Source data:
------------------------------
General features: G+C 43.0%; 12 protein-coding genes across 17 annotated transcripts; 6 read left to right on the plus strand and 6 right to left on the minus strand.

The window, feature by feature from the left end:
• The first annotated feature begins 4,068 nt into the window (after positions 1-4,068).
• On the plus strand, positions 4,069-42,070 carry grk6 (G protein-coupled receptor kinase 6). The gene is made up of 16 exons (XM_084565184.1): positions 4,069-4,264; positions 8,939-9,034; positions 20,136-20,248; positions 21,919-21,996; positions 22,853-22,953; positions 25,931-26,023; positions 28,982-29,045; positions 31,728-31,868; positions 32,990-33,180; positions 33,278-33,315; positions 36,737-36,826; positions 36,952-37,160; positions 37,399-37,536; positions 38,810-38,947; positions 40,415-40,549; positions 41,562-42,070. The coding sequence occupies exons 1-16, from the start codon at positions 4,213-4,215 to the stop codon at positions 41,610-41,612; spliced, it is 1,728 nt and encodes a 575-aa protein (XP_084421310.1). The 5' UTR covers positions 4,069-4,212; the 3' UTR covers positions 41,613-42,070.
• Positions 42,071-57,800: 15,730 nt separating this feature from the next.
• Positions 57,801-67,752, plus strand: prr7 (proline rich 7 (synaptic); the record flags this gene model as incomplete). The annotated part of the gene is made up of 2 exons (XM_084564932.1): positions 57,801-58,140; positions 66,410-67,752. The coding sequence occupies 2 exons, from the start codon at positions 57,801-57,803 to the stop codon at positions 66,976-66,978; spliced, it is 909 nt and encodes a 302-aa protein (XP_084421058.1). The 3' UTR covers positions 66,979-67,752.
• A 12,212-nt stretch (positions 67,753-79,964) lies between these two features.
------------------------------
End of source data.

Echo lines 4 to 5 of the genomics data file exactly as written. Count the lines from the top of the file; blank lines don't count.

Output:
• On the plus strand, positions 4,069-42,070 carry grk6 (G protein-coupled receptor kinase 6). The gene is made up of 16 exons (XM_084565184.1): positions 4,069-4,264; positions 8,939-9,034; positions 20,136-20,248; positions 21,919-21,996; positions 22,853-22,953; positions 25,931-26,023; positions 28,982-29,045; positions 31,728-31,868; positions 32,990-33,180; positions 33,278-33,315; positions 36,737-36,826; positions 36,952-37,160; positions 37,399-37,536; positions 38,810-38,947; positions 40,415-40,549; positions 41,562-42,070. The coding sequence occupies exons 1-16, from the start codon at positions 4,213-4,215 to the stop codon at positions 41,610-41,612; spliced, it is 1,728 nt and encodes a 575-aa protein (XP_084421310.1). The 5' UTR covers positions 4,069-4,212; the 3' UTR covers positions 41,613-42,070.
• Positions 42,071-57,800: 15,730 nt separating this feature from the next.